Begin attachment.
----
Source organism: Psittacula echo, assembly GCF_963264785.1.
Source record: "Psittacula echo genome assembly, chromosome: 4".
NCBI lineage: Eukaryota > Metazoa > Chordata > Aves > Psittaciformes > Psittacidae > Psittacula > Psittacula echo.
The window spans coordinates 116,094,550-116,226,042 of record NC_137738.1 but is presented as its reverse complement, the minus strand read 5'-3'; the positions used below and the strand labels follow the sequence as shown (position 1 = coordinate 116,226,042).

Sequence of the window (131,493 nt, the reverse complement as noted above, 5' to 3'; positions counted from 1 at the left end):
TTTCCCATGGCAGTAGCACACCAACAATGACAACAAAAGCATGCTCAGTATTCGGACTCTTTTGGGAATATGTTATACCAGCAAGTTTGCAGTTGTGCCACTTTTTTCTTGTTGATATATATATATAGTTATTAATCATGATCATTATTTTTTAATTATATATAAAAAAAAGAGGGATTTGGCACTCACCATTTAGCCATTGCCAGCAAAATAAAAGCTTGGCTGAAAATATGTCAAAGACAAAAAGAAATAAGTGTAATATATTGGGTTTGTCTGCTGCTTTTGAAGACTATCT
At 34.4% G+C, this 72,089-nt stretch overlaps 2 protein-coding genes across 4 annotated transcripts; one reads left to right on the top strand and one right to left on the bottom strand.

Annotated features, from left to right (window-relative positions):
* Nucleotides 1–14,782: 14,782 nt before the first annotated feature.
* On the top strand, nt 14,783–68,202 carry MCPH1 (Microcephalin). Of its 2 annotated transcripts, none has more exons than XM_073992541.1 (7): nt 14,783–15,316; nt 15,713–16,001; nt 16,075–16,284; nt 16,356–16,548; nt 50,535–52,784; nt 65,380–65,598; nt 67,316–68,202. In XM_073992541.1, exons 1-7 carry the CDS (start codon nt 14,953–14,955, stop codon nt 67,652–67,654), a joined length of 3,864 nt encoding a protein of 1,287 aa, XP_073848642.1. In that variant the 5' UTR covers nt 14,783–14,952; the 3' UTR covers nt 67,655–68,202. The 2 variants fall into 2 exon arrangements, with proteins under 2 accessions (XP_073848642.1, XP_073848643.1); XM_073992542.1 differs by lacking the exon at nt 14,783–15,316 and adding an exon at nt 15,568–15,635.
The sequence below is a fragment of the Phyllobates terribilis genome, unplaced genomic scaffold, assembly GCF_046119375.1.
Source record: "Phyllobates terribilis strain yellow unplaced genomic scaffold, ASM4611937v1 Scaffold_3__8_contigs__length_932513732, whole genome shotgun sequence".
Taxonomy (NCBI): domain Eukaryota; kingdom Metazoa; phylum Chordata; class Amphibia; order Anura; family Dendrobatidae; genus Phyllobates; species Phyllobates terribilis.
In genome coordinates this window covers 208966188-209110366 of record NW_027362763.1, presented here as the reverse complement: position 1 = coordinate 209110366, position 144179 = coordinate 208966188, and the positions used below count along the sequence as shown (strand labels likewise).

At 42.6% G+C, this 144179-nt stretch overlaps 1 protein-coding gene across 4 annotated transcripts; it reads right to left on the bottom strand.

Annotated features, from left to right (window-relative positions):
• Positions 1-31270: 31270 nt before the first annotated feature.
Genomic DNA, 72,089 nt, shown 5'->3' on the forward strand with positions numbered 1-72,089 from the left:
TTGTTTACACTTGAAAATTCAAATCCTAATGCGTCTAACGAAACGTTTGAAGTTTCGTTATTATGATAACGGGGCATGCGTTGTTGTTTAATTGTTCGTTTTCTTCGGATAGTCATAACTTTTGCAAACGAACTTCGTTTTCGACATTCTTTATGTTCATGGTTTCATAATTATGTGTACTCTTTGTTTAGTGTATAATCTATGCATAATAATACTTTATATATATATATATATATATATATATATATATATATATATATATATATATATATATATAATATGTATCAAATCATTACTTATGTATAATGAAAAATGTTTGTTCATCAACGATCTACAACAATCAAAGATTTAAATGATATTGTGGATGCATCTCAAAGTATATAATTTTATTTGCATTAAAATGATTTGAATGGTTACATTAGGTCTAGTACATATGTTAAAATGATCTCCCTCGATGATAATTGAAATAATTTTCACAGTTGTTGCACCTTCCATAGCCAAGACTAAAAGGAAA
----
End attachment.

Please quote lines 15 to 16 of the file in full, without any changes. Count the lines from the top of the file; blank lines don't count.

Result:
At 42.6% G+C, this 144179-nt stretch overlaps 1 protein-coding gene across 4 annotated transcripts; it reads right to left on the bottom strand.

Annotated features, from left to right (window-relative positions):